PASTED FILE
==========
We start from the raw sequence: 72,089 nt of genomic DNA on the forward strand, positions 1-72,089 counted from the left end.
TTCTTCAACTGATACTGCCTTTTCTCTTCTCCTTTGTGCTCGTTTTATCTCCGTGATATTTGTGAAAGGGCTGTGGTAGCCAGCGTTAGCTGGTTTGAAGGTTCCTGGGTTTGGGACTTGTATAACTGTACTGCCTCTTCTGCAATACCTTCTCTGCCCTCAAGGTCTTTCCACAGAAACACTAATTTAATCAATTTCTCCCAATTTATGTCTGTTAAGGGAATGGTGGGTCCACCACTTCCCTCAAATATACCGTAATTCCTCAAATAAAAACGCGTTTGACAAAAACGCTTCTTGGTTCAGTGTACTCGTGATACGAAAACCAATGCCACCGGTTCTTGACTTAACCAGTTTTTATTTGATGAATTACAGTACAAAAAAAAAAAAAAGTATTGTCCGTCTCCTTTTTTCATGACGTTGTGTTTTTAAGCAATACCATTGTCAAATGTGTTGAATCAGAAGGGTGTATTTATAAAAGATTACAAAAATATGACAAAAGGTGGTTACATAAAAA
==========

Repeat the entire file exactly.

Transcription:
We start from the raw sequence: 72,089 nt of genomic DNA on the forward strand, positions 1-72,089 counted from the left end.
TTCTTCAACTGATACTGCCTTTTCTCTTCTCCTTTGTGCTCGTTTTATCTCCGTGATATTTGTGAAAGGGCTGTGGTAGCCAGCGTTAGCTGGTTTGAAGGTTCCTGGGTTTGGGACTTGTATAACTGTACTGCCTCTTCTGCAATACCTTCTCTGCCCTCAAGGTCTTTCCACAGAAACACTAATTTAATCAATTTCTCCCAATTTATGTCTGTTAAGGGAATGGTGGGTCCACCACTTCCCTCAAATATACCGTAATTCCTCAAATAAAAACGCGTTTGACAAAAACGCTTCTTGGTTCAGTGTACTCGTGATACGAAAACCAATGCCACCGGTTCTTGACTTAACCAGTTTTTATTTGATGAATTACAGTACAAAAAAAAAAAAAAGTATTGTCCGTCTCCTTTTTTCATGACGTTGTGTTTTTAAGCAATACCATTGTCAAATGTGTTGAATCAGAAGGGTGTATTTATAAAAGATTACAAAAATATGACAAAAGGTGGTTACATAAAAA